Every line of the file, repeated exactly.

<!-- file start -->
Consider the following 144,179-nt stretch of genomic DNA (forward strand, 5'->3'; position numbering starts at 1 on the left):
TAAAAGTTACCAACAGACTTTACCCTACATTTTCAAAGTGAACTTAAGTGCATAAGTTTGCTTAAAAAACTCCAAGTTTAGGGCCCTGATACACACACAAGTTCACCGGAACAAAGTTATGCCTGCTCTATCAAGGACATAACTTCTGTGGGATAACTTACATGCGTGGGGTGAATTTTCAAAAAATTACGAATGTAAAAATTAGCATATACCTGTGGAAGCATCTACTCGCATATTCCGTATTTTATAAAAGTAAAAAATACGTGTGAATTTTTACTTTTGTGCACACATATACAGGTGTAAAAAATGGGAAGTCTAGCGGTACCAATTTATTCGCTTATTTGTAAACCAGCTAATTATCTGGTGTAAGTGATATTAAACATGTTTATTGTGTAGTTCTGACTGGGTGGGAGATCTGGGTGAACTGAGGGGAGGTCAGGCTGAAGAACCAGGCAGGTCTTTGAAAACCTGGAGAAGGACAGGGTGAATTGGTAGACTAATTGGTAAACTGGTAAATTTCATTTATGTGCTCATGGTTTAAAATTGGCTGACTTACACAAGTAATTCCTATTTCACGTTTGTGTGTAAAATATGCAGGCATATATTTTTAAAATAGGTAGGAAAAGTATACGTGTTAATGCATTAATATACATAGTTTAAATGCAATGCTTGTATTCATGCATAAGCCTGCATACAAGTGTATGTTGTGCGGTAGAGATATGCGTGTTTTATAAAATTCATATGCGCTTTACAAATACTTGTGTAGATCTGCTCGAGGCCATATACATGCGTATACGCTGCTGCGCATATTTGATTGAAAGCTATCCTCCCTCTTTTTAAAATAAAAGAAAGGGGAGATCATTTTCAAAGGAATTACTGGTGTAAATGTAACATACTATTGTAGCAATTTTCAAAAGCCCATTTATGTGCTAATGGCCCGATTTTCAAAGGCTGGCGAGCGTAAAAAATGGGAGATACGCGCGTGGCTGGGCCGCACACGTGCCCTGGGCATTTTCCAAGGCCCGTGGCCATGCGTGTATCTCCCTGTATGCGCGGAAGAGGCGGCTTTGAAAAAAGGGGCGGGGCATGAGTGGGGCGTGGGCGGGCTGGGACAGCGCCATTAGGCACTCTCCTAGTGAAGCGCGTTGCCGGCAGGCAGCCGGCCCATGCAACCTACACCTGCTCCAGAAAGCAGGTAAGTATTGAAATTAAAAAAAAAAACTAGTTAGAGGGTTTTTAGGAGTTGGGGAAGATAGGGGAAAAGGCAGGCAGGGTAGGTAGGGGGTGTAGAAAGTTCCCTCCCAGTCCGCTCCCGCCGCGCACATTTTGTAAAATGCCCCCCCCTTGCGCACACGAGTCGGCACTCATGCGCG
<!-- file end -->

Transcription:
Consider the following 144,179-nt stretch of genomic DNA (forward strand, 5'->3'; position numbering starts at 1 on the left):
TAAAAGTTACCAACAGACTTTACCCTACATTTTCAAAGTGAACTTAAGTGCATAAGTTTGCTTAAAAAACTCCAAGTTTAGGGCCCTGATACACACACAAGTTCACCGGAACAAAGTTATGCCTGCTCTATCAAGGACATAACTTCTGTGGGATAACTTACATGCGTGGGGTGAATTTTCAAAAAATTACGAATGTAAAAATTAGCATATACCTGTGGAAGCATCTACTCGCATATTCCGTATTTTATAAAAGTAAAAAATACGTGTGAATTTTTACTTTTGTGCACACATATACAGGTGTAAAAAATGGGAAGTCTAGCGGTACCAATTTATTCGCTTATTTGTAAACCAGCTAATTATCTGGTGTAAGTGATATTAAACATGTTTATTGTGTAGTTCTGACTGGGTGGGAGATCTGGGTGAACTGAGGGGAGGTCAGGCTGAAGAACCAGGCAGGTCTTTGAAAACCTGGAGAAGGACAGGGTGAATTGGTAGACTAATTGGTAAACTGGTAAATTTCATTTATGTGCTCATGGTTTAAAATTGGCTGACTTACACAAGTAATTCCTATTTCACGTTTGTGTGTAAAATATGCAGGCATATATTTTTAAAATAGGTAGGAAAAGTATACGTGTTAATGCATTAATATACATAGTTTAAATGCAATGCTTGTATTCATGCATAAGCCTGCATACAAGTGTATGTTGTGCGGTAGAGATATGCGTGTTTTATAAAATTCATATGCGCTTTACAAATACTTGTGTAGATCTGCTCGAGGCCATATACATGCGTATACGCTGCTGCGCATATTTGATTGAAAGCTATCCTCCCTCTTTTTAAAATAAAAGAAAGGGGAGATCATTTTCAAAGGAATTACTGGTGTAAATGTAACATACTATTGTAGCAATTTTCAAAAGCCCATTTATGTGCTAATGGCCCGATTTTCAAAGGCTGGCGAGCGTAAAAAATGGGAGATACGCGCGTGGCTGGGCCGCACACGTGCCCTGGGCATTTTCCAAGGCCCGTGGCCATGCGTGTATCTCCCTGTATGCGCGGAAGAGGCGGCTTTGAAAAAAGGGGCGGGGCATGAGTGGGGCGTGGGCGGGCTGGGACAGCGCCATTAGGCACTCTCCTAGTGAAGCGCGTTGCCGGCAGGCAGCCGGCCCATGCAACCTACACCTGCTCCAGAAAGCAGGTAAGTATTGAAATTAAAAAAAAAAACTAGTTAGAGGGTTTTTAGGAGTTGGGGAAGATAGGGGAAAAGGCAGGCAGGGTAGGTAGGGGGTGTAGAAAGTTCCCTCCCAGTCCGCTCCCGCCGCGCACATTTTGTAAAATGCCCCCCCCTTGCGCACACGAGTCGGCACTCATGCGCG